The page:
The New York Times engages in full-page gushery about my favorite novel of the year thus far: Ysabeau‘s Flora Segunda: Being the Magickal Mishaps of a Girl of Spirit, Her Glass-Gazing Sidekick, Two Ominous Butlers (One Blue), a House with Eleven Thousand Rooms, and a Red Dog:
Ysabeau S. Wilce’s name already sounds like something the infinitely inventive Terry Pratchett might have concocted — he has an Ysabell, Death’s adopted daughter, in his Discworld series, though he’s been known to lampoon middle initials (in “Maskerade,” a character gives herself an “X” — which stands for “someone who has a cool and exciting middle initial”).
But the test of course is in the tale and its telling. “You think things have to be possible?” Will Parry cried in Pullman’s “Subtle Knife.” “Things have to be true!” A fitting motto for the writer of fantasy, who must create a believable young hero or heroine in a memorable alternate world. Otherwise readers, especially young ones, will eject right out of it.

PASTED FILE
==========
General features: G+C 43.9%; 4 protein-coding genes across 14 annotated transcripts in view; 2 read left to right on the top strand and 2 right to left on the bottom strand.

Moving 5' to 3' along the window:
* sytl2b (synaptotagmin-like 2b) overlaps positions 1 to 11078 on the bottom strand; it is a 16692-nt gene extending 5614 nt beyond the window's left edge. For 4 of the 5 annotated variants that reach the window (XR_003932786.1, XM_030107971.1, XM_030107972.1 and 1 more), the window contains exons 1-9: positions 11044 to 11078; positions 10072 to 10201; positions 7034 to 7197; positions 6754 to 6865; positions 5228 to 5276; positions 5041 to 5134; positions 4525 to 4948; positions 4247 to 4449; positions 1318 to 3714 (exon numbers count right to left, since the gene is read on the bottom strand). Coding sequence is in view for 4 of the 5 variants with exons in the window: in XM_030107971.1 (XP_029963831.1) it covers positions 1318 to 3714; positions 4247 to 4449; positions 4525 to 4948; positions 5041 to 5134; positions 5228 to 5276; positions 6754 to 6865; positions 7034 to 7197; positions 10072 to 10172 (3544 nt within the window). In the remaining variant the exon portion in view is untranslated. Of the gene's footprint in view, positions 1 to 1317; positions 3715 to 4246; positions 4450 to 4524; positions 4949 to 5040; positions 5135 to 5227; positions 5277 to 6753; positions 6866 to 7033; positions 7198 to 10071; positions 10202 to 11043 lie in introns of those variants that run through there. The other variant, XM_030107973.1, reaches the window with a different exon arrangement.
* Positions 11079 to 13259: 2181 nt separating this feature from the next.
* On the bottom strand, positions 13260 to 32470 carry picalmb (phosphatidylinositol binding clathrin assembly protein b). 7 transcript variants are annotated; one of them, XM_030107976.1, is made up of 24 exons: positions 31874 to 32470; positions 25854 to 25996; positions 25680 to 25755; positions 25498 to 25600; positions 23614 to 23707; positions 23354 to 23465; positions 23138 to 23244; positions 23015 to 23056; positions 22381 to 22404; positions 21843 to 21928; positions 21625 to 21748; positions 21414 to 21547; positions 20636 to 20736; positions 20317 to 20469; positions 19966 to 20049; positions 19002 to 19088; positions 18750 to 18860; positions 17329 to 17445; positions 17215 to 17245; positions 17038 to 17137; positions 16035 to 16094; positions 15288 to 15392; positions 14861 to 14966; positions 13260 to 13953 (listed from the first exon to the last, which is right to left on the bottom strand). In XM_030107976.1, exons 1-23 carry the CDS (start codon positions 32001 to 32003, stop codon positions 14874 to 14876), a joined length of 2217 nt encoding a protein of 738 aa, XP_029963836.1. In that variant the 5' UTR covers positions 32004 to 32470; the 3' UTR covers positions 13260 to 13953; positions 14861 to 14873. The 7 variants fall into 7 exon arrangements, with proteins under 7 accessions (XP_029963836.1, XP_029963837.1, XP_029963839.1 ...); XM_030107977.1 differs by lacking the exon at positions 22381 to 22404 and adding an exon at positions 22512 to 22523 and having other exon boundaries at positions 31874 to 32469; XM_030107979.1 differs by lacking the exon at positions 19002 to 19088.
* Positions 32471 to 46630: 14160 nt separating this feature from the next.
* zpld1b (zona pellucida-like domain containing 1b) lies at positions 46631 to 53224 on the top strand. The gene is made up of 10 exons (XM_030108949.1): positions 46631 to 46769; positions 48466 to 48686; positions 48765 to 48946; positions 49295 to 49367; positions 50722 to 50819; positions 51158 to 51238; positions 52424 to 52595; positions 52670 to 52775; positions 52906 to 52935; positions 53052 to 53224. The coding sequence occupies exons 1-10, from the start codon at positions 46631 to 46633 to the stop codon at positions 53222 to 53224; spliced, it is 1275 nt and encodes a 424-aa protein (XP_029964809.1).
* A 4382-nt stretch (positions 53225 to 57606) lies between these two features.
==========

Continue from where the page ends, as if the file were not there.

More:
Not to worry: Wilce has matters well in hand in this, her first novel. Thirteen-year-old Flora Segunda is a charming narrator, and her domain — the city of Califa — is an intriguing mix of the preindustrial and the post-multicultural, with a bracing dose of magic, martial life, time travel and family drama mixed in.
Yay! Read it!